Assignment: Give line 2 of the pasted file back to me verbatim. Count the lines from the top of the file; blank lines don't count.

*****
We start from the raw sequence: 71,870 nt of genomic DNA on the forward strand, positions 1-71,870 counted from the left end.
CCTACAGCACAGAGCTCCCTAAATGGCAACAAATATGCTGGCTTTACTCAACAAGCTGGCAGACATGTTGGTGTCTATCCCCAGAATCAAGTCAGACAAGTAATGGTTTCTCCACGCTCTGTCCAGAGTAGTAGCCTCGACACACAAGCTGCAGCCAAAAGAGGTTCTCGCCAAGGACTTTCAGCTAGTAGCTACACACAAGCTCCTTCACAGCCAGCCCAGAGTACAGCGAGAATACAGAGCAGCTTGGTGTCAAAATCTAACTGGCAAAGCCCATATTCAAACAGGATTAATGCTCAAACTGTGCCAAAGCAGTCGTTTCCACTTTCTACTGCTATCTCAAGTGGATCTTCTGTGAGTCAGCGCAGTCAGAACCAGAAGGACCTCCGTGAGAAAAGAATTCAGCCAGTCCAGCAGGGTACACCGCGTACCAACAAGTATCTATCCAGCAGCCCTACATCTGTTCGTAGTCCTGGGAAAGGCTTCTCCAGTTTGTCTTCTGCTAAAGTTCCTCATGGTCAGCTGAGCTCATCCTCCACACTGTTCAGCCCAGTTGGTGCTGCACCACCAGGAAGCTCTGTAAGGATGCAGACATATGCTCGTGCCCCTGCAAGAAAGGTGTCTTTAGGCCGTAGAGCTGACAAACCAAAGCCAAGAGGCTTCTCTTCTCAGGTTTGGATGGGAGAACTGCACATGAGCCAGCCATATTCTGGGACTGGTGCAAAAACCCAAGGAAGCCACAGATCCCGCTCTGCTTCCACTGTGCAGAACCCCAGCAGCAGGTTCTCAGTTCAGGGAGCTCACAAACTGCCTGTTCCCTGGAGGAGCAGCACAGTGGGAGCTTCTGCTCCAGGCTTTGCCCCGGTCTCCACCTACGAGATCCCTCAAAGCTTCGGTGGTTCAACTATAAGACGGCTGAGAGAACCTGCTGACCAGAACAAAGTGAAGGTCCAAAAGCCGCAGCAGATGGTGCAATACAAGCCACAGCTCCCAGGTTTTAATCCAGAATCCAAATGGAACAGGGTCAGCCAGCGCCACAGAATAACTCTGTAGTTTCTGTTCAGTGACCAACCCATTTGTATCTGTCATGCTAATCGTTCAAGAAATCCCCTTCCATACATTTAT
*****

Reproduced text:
CCTACAGCACAGAGCTCCCTAAATGGCAACAAATATGCTGGCTTTACTCAACAAGCTGGCAGACATGTTGGTGTCTATCCCCAGAATCAAGTCAGACAAGTAATGGTTTCTCCACGCTCTGTCCAGAGTAGTAGCCTCGACACACAAGCTGCAGCCAAAAGAGGTTCTCGCCAAGGACTTTCAGCTAGTAGCTACACACAAGCTCCTTCACAGCCAGCCCAGAGTACAGCGAGAATACAGAGCAGCTTGGTGTCAAAATCTAACTGGCAAAGCCCATATTCAAACAGGATTAATGCTCAAACTGTGCCAAAGCAGTCGTTTCCACTTTCTACTGCTATCTCAAGTGGATCTTCTGTGAGTCAGCGCAGTCAGAACCAGAAGGACCTCCGTGAGAAAAGAATTCAGCCAGTCCAGCAGGGTACACCGCGTACCAACAAGTATCTATCCAGCAGCCCTACATCTGTTCGTAGTCCTGGGAAAGGCTTCTCCAGTTTGTCTTCTGCTAAAGTTCCTCATGGTCAGCTGAGCTCATCCTCCACACTGTTCAGCCCAGTTGGTGCTGCACCACCAGGAAGCTCTGTAAGGATGCAGACATATGCTCGTGCCCCTGCAAGAAAGGTGTCTTTAGGCCGTAGAGCTGACAAACCAAAGCCAAGAGGCTTCTCTTCTCAGGTTTGGATGGGAGAACTGCACATGAGCCAGCCATATTCTGGGACTGGTGCAAAAACCCAAGGAAGCCACAGATCCCGCTCTGCTTCCACTGTGCAGAACCCCAGCAGCAGGTTCTCAGTTCAGGGAGCTCACAAACTGCCTGTTCCCTGGAGGAGCAGCACAGTGGGAGCTTCTGCTCCAGGCTTTGCCCCGGTCTCCACCTACGAGATCCCTCAAAGCTTCGGTGGTTCAACTATAAGACGGCTGAGAGAACCTGCTGACCAGAACAAAGTGAAGGTCCAAAAGCCGCAGCAGATGGTGCAATACAAGCCACAGCTCCCAGGTTTTAATCCAGAATCCAAATGGAACAGGGTCAGCCAGCGCCACAGAATAACTCTGTAGTTTCTGTTCAGTGACCAACCCATTTGTATCTGTCATGCTAATCGTTCAAGAAATCCCCTTCCATACATTTAT